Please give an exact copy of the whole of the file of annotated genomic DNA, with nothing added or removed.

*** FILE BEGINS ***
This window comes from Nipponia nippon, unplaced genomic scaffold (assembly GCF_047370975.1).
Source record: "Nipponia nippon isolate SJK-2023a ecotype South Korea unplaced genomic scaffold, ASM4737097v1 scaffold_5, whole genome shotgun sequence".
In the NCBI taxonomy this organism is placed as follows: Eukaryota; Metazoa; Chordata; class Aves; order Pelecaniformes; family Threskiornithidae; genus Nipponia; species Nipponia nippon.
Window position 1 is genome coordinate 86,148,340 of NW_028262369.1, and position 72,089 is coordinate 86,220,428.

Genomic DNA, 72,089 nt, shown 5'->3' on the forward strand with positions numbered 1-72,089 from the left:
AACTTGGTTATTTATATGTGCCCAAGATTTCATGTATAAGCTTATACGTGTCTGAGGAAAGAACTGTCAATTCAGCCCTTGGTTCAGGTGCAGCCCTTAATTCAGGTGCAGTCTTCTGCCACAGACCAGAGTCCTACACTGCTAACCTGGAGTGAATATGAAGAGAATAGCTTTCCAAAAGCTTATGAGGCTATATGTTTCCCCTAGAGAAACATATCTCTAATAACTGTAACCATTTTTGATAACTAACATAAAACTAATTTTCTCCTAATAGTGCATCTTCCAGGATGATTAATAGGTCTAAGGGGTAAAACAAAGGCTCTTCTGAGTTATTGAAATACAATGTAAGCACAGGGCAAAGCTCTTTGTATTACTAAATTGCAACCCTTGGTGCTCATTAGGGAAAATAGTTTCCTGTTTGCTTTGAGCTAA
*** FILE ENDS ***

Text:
This window comes from Nipponia nippon, unplaced genomic scaffold (assembly GCF_047370975.1).
Source record: "Nipponia nippon isolate SJK-2023a ecotype South Korea unplaced genomic scaffold, ASM4737097v1 scaffold_5, whole genome shotgun sequence".
In the NCBI taxonomy this organism is placed as follows: Eukaryota; Metazoa; Chordata; class Aves; order Pelecaniformes; family Threskiornithidae; genus Nipponia; species Nipponia nippon.
Window position 1 is genome coordinate 86,148,340 of NW_028262369.1, and position 72,089 is coordinate 86,220,428.

Genomic DNA, 72,089 nt, shown 5'->3' on the forward strand with positions numbered 1-72,089 from the left:
AACTTGGTTATTTATATGTGCCCAAGATTTCATGTATAAGCTTATACGTGTCTGAGGAAAGAACTGTCAATTCAGCCCTTGGTTCAGGTGCAGCCCTTAATTCAGGTGCAGTCTTCTGCCACAGACCAGAGTCCTACACTGCTAACCTGGAGTGAATATGAAGAGAATAGCTTTCCAAAAGCTTATGAGGCTATATGTTTCCCCTAGAGAAACATATCTCTAATAACTGTAACCATTTTTGATAACTAACATAAAACTAATTTTCTCCTAATAGTGCATCTTCCAGGATGATTAATAGGTCTAAGGGGTAAAACAAAGGCTCTTCTGAGTTATTGAAATACAATGTAAGCACAGGGCAAAGCTCTTTGTATTACTAAATTGCAACCCTTGGTGCTCATTAGGGAAAATAGTTTCCTGTTTGCTTTGAGCTAA